New Zealand could release its own form of digital currency, the deputy head of the country’s Reserve Bank has revealed.
Geoff Bascand used a speech in the Auckland to announce that the bank’s technology team was already exploring the possibility of creating its own cryptocurrency, to “ensure public access to legal tender regardless of the presence of cash”.
Central bank digital currencies (CBDC) could take the same form as cryptocurrencies: that is, being underpinned by distributed ledger technology. However, a more likely setup in this case – given the opposition in law to Bitcoin, Ethereum and the like – is that they will use traditional payment systems. Indeed, it’s thought the plans would involve the issuance of prepaid cards holding New Zealand dollars, allow it to operate alongside cash, rather than replacing coins and notes all together.
“A digital currency is easier and faster to distribute around the country than banknotes because it doesn’t need to be transported,” said Bascand, “but there would be new infrastructure costs if a central bank digital currency were introduced.”
Ahead of a meeting of finance ministers from the G20 in Argentina, Financial Stability Board Chair Mark Carney said that central bank-issued digital currencies were “a step into the unknown”. The FSB advises the world’s leading 20 economies on financial policy. Mark Carney is also the head of the Bank of England.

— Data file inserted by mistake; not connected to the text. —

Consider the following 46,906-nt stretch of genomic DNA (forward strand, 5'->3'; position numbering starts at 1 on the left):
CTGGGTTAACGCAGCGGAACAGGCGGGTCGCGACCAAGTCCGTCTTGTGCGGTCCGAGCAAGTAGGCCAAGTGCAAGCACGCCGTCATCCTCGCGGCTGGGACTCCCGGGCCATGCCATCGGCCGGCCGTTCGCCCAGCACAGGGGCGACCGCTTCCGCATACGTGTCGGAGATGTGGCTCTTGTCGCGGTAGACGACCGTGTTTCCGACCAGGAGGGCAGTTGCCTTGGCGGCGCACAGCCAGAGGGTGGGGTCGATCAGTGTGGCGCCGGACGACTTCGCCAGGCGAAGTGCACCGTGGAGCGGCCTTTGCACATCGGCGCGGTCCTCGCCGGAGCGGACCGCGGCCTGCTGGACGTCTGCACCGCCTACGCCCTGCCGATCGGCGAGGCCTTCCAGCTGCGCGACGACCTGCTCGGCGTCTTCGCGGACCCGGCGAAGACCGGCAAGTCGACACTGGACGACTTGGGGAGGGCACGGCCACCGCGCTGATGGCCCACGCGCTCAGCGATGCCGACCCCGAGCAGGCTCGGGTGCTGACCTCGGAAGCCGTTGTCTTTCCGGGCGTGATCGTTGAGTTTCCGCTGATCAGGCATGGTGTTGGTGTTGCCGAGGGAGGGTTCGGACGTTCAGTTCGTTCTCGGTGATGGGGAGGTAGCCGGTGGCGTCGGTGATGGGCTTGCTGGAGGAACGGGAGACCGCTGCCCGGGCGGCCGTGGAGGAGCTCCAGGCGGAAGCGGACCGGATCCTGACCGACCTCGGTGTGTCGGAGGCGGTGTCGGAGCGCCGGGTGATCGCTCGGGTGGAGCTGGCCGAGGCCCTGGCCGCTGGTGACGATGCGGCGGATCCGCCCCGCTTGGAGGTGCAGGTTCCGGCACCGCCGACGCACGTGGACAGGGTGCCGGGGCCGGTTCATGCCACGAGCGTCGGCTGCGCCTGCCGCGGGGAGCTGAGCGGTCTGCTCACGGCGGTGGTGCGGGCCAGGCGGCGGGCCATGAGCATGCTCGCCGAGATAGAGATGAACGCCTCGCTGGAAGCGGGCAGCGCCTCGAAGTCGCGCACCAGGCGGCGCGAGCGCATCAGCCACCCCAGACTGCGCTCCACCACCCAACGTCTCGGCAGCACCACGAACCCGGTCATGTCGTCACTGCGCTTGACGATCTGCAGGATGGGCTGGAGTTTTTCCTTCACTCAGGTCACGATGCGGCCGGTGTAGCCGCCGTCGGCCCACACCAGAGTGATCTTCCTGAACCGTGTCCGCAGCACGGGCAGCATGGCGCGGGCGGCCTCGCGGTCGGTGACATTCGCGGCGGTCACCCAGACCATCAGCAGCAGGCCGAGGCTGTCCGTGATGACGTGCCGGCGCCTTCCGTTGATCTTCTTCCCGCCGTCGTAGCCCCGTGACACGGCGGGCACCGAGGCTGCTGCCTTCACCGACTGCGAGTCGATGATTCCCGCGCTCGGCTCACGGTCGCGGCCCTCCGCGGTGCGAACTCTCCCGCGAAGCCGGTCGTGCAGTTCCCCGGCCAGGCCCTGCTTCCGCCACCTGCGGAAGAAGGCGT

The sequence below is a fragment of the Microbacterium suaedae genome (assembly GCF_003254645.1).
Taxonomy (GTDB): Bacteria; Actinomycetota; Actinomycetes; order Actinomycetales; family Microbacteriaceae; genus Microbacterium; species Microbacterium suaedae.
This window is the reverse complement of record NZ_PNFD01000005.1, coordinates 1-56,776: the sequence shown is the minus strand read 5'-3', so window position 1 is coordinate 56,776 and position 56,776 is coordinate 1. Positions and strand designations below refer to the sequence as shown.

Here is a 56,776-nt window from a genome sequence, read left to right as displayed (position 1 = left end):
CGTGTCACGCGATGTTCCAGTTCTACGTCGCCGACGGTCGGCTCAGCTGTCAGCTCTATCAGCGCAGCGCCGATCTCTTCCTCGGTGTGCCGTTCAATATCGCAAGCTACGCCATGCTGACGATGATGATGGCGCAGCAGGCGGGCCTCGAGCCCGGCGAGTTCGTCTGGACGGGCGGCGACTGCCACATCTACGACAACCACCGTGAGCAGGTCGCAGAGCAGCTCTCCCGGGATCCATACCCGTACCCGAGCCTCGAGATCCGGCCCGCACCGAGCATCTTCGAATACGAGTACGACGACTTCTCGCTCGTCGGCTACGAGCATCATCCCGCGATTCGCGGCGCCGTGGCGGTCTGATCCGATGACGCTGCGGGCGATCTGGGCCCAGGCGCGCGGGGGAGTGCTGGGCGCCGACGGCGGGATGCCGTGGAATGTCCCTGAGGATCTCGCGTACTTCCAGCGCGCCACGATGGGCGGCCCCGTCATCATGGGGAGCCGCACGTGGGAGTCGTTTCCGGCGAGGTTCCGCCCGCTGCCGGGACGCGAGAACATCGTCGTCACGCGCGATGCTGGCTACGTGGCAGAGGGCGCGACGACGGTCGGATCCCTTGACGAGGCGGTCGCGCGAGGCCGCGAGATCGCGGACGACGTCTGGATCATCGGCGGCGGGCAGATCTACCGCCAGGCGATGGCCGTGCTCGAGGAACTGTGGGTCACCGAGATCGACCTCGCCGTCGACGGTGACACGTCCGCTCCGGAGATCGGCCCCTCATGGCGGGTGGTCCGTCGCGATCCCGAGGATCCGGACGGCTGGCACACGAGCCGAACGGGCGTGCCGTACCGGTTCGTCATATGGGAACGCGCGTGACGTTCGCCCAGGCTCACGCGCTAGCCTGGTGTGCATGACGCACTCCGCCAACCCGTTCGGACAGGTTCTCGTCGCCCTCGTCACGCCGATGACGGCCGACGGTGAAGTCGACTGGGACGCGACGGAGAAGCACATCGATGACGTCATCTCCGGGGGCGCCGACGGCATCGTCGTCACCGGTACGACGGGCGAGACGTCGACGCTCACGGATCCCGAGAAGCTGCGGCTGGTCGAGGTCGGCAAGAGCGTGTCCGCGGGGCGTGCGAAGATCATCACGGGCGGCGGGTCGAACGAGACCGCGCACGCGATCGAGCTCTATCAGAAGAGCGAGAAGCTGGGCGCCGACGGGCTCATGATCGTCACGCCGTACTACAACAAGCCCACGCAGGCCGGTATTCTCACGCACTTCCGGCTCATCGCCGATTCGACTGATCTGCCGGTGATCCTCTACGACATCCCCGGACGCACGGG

A working paper issued by the Bank of England in May suggested that CBDCs could pose an existential threat to commercial banks and “raise many fundamental questions about the architecture and operation” of financial systems.
CBDCs on the rise
Central banks worldwide are investigating the possibility of issuing their own digital currencies, fuelled in part by the tremendous rise in the value of cryptocurrencies. The lack of clear policy on CBDCs has led to a huge rise in scams, however.
Sweden has mooted the possibility of an e-krona. On June 25th, the Sveriges Riksbank issued a notice that: “on certain websites and in social media, false information is circulating claiming that the bank is selling e-kronas”. Fraudsters in the country are also taking advantage, claiming to be selling e-kronas on behalf of the Riksbank to steal money in low-tech phone scams. However, said the bank, “it has not been decided yet whether the Riksbank will issue and e-krona and it is not possible to buy them.”
Turkey was subject to a huge “national cryptocurrency” scam, which unravelled last month. Istanbul-based firm Hipper A.S, took $20m from 12,000 private and retail investors for the Turcoin cryptocurrency before both founders were arrested and the vehicle was revealed as a Ponzi scheme.
In Zimbabwe, the governor of the Reserve Bank was forced to issue a statement about “false and malicious” rumours of the introduction of a new currency. The July 18th circular by Dr JP Mangudya reads:
“The Reserve Bank of Zimbabwe would like to urge members of the public to dismiss, with utmost contempt, the fake article being circulated…Such counterproductive messages are being done with bad intentions to destabilize the economy as they cause alarm and despondency.”
Back in New Zealand, Geoff Bascand has warned that the uncertain state of play regarding the regulation of cryptocurrencies means that any decision on CBDCs is likely to be punted down the road.
“Currently, it is still too early to determine whether a digital currency should be issued,” Bascand said, adding that a blockchain-based system could reduce speed and efficiency and put financial systems in the way of “considerable risks”.